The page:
have developed a copper-catalyzed hydroacylation reaction of alkenyl arenes with anhydrides and more recently carboxylic acids. Herein, a method is presented for the borylacylation of a variety of activated alkenes with widely available acid chlorides (Scheme 1 C). Initial studies focused on the use of thioester-derived electrophiles in a Fukuyama-type cross-coupling. Under all conditions attempted, however, the desired borylacylation product was formed in less than 2 % yield (Scheme 2 A). We then turned our attention to the use of acid chlorides (e.g., 1). In this case, the desired product 3 was observed, albeit in low yield. Further analysis of the reaction through control experiments revealed that the Pd catalyst was not necessary. It appears that the generated C(sp3)–Cu complex 5 can undergo direct reaction with an acid chloride according to the catalytic cycle shown in Scheme 2 B.[21, 22] From this result, the reaction was initially optimized to the conditions shown in Table 1, entry 1. Key to the reaction optimization was the identification of a solvent and base that
[*] Dr. Y. Huang, K. B. Smith, Prof. M. K. Brown Department of Chemistry, Indiana University 800 E. Kirkwood Avenue, Bloomington, IN 47401 (USA) E-mail: [email protected]
Supporting information for this article can be found under: https://doi.org/10.1002/anie.201707323.
Scheme 1. Relevant precedent and current studies. (BPin)2 = bispinacolatodiboron.
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Angew. Chem. Int. Ed. 2017, 56, 13314 –13318
for product formation (Table 1, entries 2–5). As shown in Table 1, entries 6–8, the reaction is largely specific to the use of SIMesCuCl. Finally, it was observed that the yield of the reaction could be improved if 2.0 equivalents of the base were used (Table 1, entry 12). Furthermore, it was identified that the reaction could be carried out with only 1 mol % SIMesCuCl and was complete after only 15 min (Table 1, entry 13). The reaction could also be carried out in air with nearly identical results to those observed for the reaction carried out under an inert atmosphere (Table 1, entry 14). Under the optimized conditions, a range of vinyl arenes and acid chlorides were investigated (Scheme 3). Electronrich (product 12), electron-poor (products 14 and 16), and sterically demanding vinyl arenes (products 13–16) were tolerated. Furthermore, functional groups such as benzyl chlorides (product 11), nitriles (product 14), aryl chlorides (product 16), ketones (product 18), and esters (product 15) did not inhibit product formation to any significant degree. At Scheme 2. Initial findings and proposed catalytic cycle. SIMes = N,N’bis(2,4,6-trimethylphenyl)-2,5-imidazolin-2-ylidene.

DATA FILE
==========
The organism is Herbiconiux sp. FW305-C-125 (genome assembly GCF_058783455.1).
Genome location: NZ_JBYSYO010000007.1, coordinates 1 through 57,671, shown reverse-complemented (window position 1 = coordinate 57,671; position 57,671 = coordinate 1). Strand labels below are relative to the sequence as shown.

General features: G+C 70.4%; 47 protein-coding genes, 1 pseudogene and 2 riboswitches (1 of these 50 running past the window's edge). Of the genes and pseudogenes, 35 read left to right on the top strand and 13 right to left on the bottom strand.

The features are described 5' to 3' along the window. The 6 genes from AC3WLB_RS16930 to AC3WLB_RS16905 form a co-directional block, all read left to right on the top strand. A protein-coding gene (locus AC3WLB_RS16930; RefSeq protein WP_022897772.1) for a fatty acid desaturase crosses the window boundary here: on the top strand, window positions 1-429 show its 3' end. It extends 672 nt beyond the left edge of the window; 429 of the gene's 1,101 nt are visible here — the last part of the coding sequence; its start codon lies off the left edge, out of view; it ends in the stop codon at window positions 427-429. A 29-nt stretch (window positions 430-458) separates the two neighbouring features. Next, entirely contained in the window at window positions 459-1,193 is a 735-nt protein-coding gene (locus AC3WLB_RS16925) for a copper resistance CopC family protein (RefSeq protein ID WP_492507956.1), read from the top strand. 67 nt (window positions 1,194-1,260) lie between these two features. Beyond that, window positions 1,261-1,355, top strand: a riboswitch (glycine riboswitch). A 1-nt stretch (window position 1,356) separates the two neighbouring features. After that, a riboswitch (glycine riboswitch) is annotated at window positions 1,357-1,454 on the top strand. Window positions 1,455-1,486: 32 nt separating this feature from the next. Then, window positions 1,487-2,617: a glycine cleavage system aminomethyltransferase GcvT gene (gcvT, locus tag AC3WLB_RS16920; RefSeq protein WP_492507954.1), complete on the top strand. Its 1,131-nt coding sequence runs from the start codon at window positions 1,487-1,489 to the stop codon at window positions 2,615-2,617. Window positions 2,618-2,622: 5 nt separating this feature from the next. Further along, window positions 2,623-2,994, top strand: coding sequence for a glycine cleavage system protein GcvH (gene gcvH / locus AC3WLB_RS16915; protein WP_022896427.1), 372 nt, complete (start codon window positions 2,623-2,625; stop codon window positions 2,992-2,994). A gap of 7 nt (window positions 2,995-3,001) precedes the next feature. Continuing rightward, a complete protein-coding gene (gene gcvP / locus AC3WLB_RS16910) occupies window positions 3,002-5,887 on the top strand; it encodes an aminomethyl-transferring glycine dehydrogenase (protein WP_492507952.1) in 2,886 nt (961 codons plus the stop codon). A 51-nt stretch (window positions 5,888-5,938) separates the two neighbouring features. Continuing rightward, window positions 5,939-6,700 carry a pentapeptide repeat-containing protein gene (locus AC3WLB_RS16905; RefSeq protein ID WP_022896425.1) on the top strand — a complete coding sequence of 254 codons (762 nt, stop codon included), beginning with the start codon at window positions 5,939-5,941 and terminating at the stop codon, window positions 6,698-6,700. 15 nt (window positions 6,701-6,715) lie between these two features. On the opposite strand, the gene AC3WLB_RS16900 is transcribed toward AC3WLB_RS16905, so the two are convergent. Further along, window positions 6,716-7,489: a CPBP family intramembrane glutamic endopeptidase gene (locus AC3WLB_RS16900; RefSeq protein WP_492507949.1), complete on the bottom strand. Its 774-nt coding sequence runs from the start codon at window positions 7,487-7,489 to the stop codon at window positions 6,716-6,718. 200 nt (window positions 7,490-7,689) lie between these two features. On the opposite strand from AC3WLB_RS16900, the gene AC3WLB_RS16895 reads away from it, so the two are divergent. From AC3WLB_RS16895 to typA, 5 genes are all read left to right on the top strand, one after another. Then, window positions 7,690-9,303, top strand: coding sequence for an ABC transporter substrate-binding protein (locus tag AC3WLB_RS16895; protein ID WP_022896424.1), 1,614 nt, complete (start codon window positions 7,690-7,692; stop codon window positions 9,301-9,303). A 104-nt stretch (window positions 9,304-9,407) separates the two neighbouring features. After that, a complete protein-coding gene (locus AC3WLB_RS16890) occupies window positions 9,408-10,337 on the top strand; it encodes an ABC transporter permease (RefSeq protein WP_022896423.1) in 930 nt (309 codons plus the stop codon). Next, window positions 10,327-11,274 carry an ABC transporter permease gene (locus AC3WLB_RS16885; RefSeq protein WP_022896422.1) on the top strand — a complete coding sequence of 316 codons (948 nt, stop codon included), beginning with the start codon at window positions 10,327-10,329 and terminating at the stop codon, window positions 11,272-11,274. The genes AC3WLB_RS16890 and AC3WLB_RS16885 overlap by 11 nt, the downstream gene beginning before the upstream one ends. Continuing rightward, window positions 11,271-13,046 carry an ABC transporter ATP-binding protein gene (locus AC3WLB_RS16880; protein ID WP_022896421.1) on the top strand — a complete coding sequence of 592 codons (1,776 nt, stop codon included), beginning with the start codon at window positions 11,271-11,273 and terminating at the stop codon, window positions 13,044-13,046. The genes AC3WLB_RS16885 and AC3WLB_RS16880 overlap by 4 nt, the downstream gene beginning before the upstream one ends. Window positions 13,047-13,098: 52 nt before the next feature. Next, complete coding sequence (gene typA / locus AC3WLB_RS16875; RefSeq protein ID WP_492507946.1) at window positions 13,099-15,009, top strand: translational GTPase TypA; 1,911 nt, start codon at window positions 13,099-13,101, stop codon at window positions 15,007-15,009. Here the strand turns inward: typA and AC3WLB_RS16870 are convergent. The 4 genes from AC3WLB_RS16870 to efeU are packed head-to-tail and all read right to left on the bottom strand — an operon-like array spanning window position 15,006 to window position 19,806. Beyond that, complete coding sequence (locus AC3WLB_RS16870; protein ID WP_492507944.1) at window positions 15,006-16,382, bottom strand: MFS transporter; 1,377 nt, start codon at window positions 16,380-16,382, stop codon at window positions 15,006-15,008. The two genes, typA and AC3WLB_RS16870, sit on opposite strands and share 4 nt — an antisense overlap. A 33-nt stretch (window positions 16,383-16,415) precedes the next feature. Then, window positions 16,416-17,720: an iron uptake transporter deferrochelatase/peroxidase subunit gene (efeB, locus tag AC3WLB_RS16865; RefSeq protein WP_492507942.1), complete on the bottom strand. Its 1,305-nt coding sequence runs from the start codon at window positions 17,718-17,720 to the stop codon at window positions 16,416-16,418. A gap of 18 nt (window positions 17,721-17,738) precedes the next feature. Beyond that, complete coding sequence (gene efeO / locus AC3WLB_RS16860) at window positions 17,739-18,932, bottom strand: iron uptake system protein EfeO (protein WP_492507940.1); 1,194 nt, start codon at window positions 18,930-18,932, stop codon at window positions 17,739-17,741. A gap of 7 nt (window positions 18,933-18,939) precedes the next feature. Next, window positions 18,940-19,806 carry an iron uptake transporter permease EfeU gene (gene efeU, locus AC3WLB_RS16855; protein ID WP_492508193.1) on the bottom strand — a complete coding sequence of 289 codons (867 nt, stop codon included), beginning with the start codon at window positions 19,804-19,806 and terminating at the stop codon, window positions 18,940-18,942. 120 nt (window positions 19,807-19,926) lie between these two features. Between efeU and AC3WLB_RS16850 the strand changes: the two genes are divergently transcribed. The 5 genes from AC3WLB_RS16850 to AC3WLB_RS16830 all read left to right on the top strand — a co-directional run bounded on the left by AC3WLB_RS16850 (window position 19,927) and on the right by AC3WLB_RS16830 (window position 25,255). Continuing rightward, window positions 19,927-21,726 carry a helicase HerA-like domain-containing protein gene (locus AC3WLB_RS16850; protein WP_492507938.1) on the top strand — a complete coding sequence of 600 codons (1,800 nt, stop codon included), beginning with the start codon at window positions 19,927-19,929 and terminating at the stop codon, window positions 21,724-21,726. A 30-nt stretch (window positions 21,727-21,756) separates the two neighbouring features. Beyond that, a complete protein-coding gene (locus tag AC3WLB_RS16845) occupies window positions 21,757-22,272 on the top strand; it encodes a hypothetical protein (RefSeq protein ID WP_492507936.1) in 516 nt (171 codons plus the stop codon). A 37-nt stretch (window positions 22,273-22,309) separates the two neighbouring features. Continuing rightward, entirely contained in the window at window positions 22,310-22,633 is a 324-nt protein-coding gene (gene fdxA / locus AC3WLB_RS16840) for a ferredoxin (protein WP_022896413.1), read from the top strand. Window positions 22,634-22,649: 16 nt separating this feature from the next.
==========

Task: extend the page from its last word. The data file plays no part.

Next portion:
minimized the background formation of PhCO2t-Bu. This criterium was met with the combination of Et2O and LiOt-Bu, in which the base has minimal solubility. Other activated carbonyl derivatives 7–10 were evaluated, but did not allow Table 1: Reaction optimization.
Change from conditions in the scheme
1 2 3 4 5 6 7 8 9 10 11 12 13[b] 14[c]
no change 7 instead of benzoyl chloride (1) 8 instead of benzoyl chloride (1) 9 instead of benzoyl chloride (1) 10 instead of benzoyl chloride (1) IMesCuCl instead of SIMesCuCl dpppCuCl instead of SIMesCuCl dppbzCuCl instead of SIMesCuCl NaOt-Bu instead of LiOt-Bu THF instead of Et2O toluene instead of Et2O 2.0 equiv LiOt-Bu instead of 1.5 equiv LiOt-Bu 2.0 equiv LiOt-Bu instead of 1.5 equiv LiOt-Bu 2.0 equiv LiOt-Bu instead of 1.5 equiv LiOt-Bu